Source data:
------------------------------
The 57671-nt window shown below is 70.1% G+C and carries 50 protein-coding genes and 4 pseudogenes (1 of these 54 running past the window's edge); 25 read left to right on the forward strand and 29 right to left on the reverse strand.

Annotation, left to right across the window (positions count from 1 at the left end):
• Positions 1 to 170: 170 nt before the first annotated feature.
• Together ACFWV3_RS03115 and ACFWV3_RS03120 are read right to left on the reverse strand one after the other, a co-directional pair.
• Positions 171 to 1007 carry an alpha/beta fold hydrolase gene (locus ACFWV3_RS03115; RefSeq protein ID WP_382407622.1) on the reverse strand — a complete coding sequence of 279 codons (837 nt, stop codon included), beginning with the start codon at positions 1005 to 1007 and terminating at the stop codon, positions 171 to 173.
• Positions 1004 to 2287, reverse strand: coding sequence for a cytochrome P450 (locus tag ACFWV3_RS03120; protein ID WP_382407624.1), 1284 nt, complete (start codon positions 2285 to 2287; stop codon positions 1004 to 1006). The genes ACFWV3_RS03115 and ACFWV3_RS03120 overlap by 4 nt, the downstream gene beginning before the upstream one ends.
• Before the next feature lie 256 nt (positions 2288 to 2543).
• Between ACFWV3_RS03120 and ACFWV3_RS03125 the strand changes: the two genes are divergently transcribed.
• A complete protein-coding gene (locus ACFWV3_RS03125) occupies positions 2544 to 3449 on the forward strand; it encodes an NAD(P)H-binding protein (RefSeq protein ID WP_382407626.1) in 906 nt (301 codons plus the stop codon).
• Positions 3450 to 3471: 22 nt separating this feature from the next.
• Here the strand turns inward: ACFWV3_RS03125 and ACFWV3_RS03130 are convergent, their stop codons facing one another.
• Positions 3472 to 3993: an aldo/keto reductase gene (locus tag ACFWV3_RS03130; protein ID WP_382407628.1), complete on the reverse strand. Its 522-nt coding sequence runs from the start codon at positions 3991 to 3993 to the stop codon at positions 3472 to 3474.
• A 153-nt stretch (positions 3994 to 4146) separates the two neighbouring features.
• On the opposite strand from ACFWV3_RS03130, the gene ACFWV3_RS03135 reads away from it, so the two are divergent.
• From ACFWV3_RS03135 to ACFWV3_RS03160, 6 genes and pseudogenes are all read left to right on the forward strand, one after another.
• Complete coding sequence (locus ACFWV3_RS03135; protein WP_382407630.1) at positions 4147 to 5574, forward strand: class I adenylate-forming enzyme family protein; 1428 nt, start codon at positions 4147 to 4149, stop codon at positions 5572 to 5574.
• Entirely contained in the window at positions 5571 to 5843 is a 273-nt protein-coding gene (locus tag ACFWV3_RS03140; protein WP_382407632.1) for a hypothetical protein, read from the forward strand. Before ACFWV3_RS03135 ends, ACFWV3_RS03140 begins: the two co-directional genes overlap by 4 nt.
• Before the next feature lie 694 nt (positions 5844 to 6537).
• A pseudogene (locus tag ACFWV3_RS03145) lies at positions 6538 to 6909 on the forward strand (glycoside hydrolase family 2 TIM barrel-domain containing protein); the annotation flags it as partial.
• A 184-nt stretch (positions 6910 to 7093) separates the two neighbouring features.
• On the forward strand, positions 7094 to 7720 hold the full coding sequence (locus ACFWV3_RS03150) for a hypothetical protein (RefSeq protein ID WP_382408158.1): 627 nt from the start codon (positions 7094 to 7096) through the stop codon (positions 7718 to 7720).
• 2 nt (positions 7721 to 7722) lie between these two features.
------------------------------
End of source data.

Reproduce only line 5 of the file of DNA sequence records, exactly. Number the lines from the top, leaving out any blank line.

• Positions 171 to 1007 carry an alpha/beta fold hydrolase gene (locus ACFWV3_RS03115; RefSeq protein ID WP_382407622.1) on the reverse strand — a complete coding sequence of 279 codons (837 nt, stop codon included), beginning with the start codon at positions 1005 to 1007 and terminating at the stop codon, positions 171 to 173.